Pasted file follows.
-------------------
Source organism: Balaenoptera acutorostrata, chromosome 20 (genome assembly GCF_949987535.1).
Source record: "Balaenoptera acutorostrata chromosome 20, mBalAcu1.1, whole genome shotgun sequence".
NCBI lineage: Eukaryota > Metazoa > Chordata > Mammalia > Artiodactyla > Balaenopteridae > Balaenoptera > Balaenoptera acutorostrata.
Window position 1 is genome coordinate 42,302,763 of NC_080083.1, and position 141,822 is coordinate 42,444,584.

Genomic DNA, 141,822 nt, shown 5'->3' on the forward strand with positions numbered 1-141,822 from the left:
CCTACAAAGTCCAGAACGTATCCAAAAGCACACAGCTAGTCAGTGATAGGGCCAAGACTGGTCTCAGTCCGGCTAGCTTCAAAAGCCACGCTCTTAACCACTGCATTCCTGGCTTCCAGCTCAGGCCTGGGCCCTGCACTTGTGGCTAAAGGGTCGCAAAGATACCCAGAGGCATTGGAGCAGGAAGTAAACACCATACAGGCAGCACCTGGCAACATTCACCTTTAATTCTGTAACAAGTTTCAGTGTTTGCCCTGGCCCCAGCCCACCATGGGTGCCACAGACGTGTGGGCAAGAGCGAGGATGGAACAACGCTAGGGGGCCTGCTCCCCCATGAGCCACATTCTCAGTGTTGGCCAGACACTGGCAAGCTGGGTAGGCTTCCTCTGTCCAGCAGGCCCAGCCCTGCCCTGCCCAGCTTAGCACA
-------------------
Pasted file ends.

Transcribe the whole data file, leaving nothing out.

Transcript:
Source organism: Balaenoptera acutorostrata, chromosome 20 (genome assembly GCF_949987535.1).
Source record: "Balaenoptera acutorostrata chromosome 20, mBalAcu1.1, whole genome shotgun sequence".
NCBI lineage: Eukaryota > Metazoa > Chordata > Mammalia > Artiodactyla > Balaenopteridae > Balaenoptera > Balaenoptera acutorostrata.
Window position 1 is genome coordinate 42,302,763 of NC_080083.1, and position 141,822 is coordinate 42,444,584.

Genomic DNA, 141,822 nt, shown 5'->3' on the forward strand with positions numbered 1-141,822 from the left:
CCTACAAAGTCCAGAACGTATCCAAAAGCACACAGCTAGTCAGTGATAGGGCCAAGACTGGTCTCAGTCCGGCTAGCTTCAAAAGCCACGCTCTTAACCACTGCATTCCTGGCTTCCAGCTCAGGCCTGGGCCCTGCACTTGTGGCTAAAGGGTCGCAAAGATACCCAGAGGCATTGGAGCAGGAAGTAAACACCATACAGGCAGCACCTGGCAACATTCACCTTTAATTCTGTAACAAGTTTCAGTGTTTGCCCTGGCCCCAGCCCACCATGGGTGCCACAGACGTGTGGGCAAGAGCGAGGATGGAACAACGCTAGGGGGCCTGCTCCCCCATGAGCCACATTCTCAGTGTTGGCCAGACACTGGCAAGCTGGGTAGGCTTCCTCTGTCCAGCAGGCCCAGCCCTGCCCTGCCCAGCTTAGCACA